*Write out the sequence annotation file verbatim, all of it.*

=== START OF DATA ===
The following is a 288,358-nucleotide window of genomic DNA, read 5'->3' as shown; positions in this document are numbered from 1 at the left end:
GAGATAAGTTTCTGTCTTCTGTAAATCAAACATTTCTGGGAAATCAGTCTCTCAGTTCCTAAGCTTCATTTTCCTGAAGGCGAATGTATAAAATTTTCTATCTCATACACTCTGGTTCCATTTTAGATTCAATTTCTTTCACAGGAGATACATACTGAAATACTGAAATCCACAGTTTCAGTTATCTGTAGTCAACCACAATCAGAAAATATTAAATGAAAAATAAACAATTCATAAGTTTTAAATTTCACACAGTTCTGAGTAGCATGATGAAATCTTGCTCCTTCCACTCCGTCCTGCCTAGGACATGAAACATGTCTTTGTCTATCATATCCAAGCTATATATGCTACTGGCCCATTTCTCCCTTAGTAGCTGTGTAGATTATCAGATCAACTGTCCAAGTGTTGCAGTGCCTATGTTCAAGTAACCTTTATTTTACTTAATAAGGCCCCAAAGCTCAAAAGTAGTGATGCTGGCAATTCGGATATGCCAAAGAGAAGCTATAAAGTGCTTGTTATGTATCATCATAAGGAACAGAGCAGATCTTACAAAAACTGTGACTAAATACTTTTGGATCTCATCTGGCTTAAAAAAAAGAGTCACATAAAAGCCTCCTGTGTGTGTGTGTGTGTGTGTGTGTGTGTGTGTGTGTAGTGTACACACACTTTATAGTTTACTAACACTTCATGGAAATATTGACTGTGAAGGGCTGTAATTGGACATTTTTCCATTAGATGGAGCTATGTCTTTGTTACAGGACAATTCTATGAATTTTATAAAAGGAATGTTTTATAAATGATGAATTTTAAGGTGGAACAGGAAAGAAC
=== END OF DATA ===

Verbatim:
The following is a 288,358-nucleotide window of genomic DNA, read 5'->3' as shown; positions in this document are numbered from 1 at the left end:
GAGATAAGTTTCTGTCTTCTGTAAATCAAACATTTCTGGGAAATCAGTCTCTCAGTTCCTAAGCTTCATTTTCCTGAAGGCGAATGTATAAAATTTTCTATCTCATACACTCTGGTTCCATTTTAGATTCAATTTCTTTCACAGGAGATACATACTGAAATACTGAAATCCACAGTTTCAGTTATCTGTAGTCAACCACAATCAGAAAATATTAAATGAAAAATAAACAATTCATAAGTTTTAAATTTCACACAGTTCTGAGTAGCATGATGAAATCTTGCTCCTTCCACTCCGTCCTGCCTAGGACATGAAACATGTCTTTGTCTATCATATCCAAGCTATATATGCTACTGGCCCATTTCTCCCTTAGTAGCTGTGTAGATTATCAGATCAACTGTCCAAGTGTTGCAGTGCCTATGTTCAAGTAACCTTTATTTTACTTAATAAGGCCCCAAAGCTCAAAAGTAGTGATGCTGGCAATTCGGATATGCCAAAGAGAAGCTATAAAGTGCTTGTTATGTATCATCATAAGGAACAGAGCAGATCTTACAAAAACTGTGACTAAATACTTTTGGATCTCATCTGGCTTAAAAAAAAGAGTCACATAAAAGCCTCCTGTGTGTGTGTGTGTGTGTGTGTGTGTGTGTGTGTGTAGTGTACACACACTTTATAGTTTACTAACACTTCATGGAAATATTGACTGTGAAGGGCTGTAATTGGACATTTTTCCATTAGATGGAGCTATGTCTTTGTTACAGGACAATTCTATGAATTTTATAAAAGGAATGTTTTATAAATGATGAATTTTAAGGTGGAACAGGAAAGAAC